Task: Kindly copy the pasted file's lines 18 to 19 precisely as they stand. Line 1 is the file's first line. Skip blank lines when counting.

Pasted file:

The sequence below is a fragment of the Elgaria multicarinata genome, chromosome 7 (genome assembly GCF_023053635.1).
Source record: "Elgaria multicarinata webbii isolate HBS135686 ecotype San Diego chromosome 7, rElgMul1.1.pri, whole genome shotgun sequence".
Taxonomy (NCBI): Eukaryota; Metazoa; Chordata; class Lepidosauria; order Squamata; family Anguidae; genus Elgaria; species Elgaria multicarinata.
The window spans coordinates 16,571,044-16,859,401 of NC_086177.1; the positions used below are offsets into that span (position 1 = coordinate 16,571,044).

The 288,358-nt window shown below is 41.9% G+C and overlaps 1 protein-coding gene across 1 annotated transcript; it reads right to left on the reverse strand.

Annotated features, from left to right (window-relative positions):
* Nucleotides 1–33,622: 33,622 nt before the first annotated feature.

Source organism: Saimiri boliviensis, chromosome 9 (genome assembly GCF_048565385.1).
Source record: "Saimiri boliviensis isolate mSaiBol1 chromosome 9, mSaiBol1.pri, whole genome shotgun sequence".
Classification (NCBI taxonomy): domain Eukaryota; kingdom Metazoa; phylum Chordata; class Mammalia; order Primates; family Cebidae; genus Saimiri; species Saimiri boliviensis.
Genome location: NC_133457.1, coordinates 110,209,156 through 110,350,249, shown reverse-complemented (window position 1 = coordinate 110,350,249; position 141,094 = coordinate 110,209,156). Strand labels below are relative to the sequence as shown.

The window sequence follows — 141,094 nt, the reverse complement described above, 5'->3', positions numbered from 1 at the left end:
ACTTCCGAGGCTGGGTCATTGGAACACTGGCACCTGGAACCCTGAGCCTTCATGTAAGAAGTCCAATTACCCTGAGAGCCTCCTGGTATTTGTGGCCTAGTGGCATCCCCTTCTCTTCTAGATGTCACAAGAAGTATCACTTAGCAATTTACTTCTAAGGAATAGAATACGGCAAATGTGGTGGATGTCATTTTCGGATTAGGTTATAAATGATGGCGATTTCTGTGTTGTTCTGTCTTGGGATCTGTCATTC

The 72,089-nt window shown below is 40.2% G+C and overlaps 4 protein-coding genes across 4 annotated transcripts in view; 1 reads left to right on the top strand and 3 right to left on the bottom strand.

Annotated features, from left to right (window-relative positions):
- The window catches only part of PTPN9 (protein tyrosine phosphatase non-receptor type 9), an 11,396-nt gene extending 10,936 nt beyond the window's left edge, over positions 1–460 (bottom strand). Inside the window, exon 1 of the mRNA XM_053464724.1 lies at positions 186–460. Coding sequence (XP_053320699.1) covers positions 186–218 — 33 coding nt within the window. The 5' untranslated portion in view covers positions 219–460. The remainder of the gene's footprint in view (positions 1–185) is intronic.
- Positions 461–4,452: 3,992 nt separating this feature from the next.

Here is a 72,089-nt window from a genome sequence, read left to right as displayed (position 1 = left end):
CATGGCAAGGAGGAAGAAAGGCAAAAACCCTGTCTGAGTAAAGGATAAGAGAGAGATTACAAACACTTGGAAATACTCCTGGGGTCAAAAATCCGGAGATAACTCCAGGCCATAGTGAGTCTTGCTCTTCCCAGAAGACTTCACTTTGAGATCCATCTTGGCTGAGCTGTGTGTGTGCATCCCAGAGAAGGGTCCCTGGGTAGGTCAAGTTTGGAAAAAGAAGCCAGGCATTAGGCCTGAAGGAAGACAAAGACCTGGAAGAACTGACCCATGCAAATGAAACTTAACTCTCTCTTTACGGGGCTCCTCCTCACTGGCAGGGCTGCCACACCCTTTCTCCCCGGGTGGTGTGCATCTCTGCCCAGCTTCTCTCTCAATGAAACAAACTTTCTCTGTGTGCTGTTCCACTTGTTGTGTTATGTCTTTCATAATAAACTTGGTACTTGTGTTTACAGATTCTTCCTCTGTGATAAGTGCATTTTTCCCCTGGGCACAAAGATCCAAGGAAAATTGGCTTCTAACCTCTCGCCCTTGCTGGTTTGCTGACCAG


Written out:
Here is a 72,089-nt window from a genome sequence, read left to right as displayed (position 1 = left end):
CATGGCAAGGAGGAAGAAAGGCAAAAACCCTGTCTGAGTAAAGGATAAGAGAGAGATTACAAACACTTGGAAATACTCCTGGGGTCAAAAATCCGGAGATAACTCCAGGCCATAGTGAGTCTTGCTCTTCCCAGAAGACTTCACTTTGAGATCCATCTTGGCTGAGCTGTGTGTGTGCATCCCAGAGAAGGGTCCCTGGGTAGGTCAAGTTTGGAAAAAGAAGCCAGGCATTAGGCCTGAAGGAAGACAAAGACCTGGAAGAACTGACCCATGCAAATGAAACTTAACTCTCTCTTTACGGGGCTCCTCCTCACTGGCAGGGCTGCCACACCCTTTCTCCCCGGGTGGTGTGCATCTCTGCCCAGCTTCTCTCTCAATGAAACAAACTTTCTCTGTGTGCTGTTCCACTTGTTGTGTTATGTCTTTCATAATAAACTTGGTACTTGTGTTTACAGATTCTTCCTCTGTGATAAGTGCATTTTTCCCCTGGGCACAAAGATCCAAGGAAAATTGGCTTCTAACCTCTCGCCCTTGCTGGTTTGCTGACCAG